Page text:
The first time I held Norah was during one of my late nights at the hospital. The nurse was giving her a sponge bath, and she asked if I wanted to lift Norah up so she could place a new liner beneath her. It only lasted a few moments, but there was something about feeling the soft warmth of her body, her lungs filling with air, that gave me hope.
I called Mel that night.
“I got to hold Norah,” I said. “Just for a moment.”
I thought Mel would be happy about it, but she wasn’t.
“I want to hold her. I want to. Not you. Me. I hate it here. I hate it so much. I want to be there with her. Why can’t you be stuck here?”
She went into a crazy rant of questions and frustration. I tried to calm her down, but it didn’t work.
The next morning Mel fought with the doctors until they released her. I picked Mel up around noon, and then we drove straight to the other hospital to be with Norah. Mel stood over the crib, her legs still a little shaky, her left hand gripping a side table, her left holding Norah’s hand. Norah was still heavily sedated. She lay lifeless, her eyes closed, legs spread to the sides, arms limp. I came up behind Mel, put my arm around her, half for support, half for comfort.
“The doctor says she will be okay,” I said.
Mel bit her lower lip, and nodded.
Norah’s recovery seemed more positive after a week in the NICU. We were abel to hold her, and our French doctor assured us that we would be able to make the move to Minnesota.
The next several days were a crazy mix of hospital visits, packing boxes, making arrangements, and trying to figure out how we would pay for Norah’s medical bills. I can’t recall the exact equation, but I remember that our insurance wasn’t great. We had a large maternity deductible, which we were ready to pay, but once that was satisfied, the insurance didn’t pay 100% of the bills. After the first week, we anticipated the medical bills to be around $30,000. Thinking back, this was a very modest estimate. We stopped counting the bills at $90,000. It’s madness that this is what it cost for me to keep my baby daughter alive. I don’t want this essay to be a statement on the American medical system. That is not my intention. I’m also not proposing a solution, because I don’t have one. But what I will say is that going through this experience showed me that there is something very wrong with the American medical system when it costs this much to keep a child alive.
I spent a good amount of time working with the hospital, filling out paperwork, and collecting proof of my pitiful income waiting tables, justifying what little money I had in the bank, showing that I had little to no assets, in an attempt to get on government insurance. I honestly didn’t like the idea, and had the birth been without complications, Mel and I would’ve been able to manage the bills. But as the numbers kept rising, I realized that if I didn’t get some sort of assistance, there was no way we'd ever pay off the debt, let alone make it to graduate school. After a lot of meetings, and fighting, and phone calls, we ended up qualifying for government assisted medical care by being $300 below their benchmark for needed assistance.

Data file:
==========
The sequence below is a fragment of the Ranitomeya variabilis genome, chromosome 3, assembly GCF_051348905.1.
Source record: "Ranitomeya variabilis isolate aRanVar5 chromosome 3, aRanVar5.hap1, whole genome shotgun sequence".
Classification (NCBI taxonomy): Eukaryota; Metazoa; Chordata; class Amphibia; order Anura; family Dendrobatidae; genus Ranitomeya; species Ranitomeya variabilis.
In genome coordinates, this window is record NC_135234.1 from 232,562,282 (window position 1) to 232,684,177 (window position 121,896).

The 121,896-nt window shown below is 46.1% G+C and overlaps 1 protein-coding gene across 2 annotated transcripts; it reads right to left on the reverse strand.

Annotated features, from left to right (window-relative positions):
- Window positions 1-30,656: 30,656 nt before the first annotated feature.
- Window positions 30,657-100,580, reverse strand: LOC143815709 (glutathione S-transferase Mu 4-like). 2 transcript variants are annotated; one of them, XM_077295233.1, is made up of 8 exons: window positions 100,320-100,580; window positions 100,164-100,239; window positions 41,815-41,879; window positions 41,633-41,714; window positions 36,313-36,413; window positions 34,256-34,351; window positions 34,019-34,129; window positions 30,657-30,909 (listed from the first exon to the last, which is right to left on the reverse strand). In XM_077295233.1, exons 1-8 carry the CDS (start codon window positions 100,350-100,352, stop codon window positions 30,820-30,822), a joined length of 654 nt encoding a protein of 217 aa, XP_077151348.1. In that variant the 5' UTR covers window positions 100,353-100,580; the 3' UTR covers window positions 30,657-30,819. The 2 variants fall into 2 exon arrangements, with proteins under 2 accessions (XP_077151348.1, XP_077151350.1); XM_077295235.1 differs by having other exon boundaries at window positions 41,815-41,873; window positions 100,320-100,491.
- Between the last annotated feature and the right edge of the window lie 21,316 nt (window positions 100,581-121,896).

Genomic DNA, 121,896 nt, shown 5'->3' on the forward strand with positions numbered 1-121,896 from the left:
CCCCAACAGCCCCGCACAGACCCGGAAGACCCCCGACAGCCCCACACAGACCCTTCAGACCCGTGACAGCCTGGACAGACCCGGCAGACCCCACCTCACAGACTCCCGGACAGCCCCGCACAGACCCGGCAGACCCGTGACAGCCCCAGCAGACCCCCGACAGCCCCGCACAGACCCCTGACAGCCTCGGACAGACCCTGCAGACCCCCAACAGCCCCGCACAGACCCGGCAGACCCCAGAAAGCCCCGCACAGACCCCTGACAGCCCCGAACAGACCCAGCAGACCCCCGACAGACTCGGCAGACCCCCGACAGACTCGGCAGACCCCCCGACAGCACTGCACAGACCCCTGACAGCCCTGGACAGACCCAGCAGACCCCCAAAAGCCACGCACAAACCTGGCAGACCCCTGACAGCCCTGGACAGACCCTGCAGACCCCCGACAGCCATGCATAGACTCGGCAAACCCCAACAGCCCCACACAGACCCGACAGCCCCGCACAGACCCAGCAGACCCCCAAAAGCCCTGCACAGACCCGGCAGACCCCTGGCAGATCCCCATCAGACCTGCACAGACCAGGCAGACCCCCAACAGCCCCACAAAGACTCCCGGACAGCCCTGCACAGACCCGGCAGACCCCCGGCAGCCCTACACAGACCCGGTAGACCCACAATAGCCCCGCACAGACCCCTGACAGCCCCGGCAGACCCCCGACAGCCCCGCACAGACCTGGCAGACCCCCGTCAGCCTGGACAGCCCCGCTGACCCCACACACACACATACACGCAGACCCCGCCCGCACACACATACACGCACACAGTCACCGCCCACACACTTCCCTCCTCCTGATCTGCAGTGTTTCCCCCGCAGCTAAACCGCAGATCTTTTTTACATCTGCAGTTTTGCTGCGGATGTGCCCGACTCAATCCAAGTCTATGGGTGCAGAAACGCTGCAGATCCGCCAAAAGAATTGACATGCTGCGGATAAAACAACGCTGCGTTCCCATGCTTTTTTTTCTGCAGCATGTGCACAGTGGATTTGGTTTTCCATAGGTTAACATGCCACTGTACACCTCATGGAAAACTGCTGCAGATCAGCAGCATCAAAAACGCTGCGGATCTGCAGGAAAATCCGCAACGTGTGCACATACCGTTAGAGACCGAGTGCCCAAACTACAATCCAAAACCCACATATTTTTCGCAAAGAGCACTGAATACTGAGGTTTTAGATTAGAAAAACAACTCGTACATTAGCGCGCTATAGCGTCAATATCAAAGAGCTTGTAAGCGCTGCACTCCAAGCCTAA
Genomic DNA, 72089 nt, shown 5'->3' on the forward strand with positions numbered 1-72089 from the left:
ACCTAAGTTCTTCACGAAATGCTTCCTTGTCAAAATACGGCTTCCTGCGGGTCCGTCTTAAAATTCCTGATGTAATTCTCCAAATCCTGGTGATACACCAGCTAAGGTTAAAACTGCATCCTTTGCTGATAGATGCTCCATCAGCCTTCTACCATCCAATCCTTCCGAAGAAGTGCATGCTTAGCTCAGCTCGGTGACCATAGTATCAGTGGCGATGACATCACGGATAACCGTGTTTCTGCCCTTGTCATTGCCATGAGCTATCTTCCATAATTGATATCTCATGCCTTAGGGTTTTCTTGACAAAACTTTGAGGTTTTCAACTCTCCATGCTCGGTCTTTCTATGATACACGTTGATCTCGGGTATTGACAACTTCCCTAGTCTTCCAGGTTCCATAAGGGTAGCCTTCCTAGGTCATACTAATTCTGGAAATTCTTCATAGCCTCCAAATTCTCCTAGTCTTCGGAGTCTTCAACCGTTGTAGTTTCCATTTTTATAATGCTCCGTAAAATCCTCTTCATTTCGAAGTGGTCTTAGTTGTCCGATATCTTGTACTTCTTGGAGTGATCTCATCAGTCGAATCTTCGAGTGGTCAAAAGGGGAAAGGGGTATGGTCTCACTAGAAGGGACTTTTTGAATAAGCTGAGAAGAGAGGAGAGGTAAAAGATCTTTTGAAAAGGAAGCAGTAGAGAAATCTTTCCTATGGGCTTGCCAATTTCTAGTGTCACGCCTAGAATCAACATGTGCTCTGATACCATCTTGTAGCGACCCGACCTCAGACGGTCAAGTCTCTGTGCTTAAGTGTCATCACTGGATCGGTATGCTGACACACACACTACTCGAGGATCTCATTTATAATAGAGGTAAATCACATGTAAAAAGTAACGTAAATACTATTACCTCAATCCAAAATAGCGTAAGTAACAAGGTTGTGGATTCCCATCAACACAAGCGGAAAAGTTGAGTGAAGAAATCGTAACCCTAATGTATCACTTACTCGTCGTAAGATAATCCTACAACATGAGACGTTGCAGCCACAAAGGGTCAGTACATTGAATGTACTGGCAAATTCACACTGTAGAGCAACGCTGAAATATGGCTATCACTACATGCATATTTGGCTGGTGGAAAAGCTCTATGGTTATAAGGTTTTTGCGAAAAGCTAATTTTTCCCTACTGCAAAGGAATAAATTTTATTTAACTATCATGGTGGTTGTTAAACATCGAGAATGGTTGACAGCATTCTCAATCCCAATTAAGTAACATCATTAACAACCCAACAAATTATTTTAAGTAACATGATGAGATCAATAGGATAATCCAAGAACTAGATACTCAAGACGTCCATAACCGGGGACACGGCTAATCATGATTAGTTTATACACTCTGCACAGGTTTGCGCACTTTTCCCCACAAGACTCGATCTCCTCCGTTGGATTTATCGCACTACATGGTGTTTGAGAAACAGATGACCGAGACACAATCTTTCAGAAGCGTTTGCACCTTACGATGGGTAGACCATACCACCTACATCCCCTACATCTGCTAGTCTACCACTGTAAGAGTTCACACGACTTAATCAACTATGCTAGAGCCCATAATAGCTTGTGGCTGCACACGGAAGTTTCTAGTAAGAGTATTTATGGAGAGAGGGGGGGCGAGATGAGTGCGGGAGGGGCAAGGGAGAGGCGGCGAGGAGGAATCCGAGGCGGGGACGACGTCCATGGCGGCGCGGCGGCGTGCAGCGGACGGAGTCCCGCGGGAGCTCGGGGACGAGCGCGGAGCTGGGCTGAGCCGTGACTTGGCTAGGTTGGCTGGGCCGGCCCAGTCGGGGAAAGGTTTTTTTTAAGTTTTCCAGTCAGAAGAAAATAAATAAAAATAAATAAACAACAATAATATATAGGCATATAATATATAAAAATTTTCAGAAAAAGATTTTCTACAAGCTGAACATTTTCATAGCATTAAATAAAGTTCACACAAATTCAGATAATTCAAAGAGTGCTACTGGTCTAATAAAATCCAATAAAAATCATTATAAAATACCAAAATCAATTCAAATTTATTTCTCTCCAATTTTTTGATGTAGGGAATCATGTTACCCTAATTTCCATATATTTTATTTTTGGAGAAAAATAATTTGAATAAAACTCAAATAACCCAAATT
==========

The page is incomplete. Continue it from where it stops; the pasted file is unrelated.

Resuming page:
Two days before Norah’s release form the hospital, the doctors removed her breathing tube. They took her off sedation, and with in a few hours, she cried for the first time. I’d never been so happy to hear a baby cry. It was loud, and strong, and healthy.
The day before we were able to take her home, Mel, Norah, and myself spent the night together at the hospital. Norah was still receiving oxygen through a small plastic tube in her nose, but other than that, she seemed fine.
Nearly two weeks after Norah was born, we finally took her home… along with a large heavy alarm in a black bag that told us if she stopped breathing, and a large steel air tank that came with a wheeled cart, and pages of instructions.
We brought Norah home to a packed house with boxes and a doting little brother. We discussed the move to Minnesota a lot. We thought that it might be best for Mel to stay with her mother until Norah was off the oxygen, and I’d go off without her. The thought of this scared the hell out of me. I didn’t know how I would make the move without Mel at my side.
The day before we were to pull out, Mel brought Norah to the doctor, and he took her off oxygen, and the alarm, and told us that she’d made a full recovery one week earlier than expected.
The night before we left was a long one. Norah cried most of the night. And although I was exhausted the next day, I was grateful to hear her cry.
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Clint Edwards was blessed with a charming and spitfire wife, a video game obsessed little boy, and a snarky little girl in a Cinderella play dress. When Clint was 9-years-old his father left. With no example of fatherhood, he had to learn how to be a father and husband through trial and error. His essays on parenting and marriage have been featured in New York Times, The Washington Post, The Huffington Post, Scary Mommy, The Good Men Project, and elsewhere. He lives in Oregon. Follow him on Facebook and Twitter.
Photo by Lucinda Higley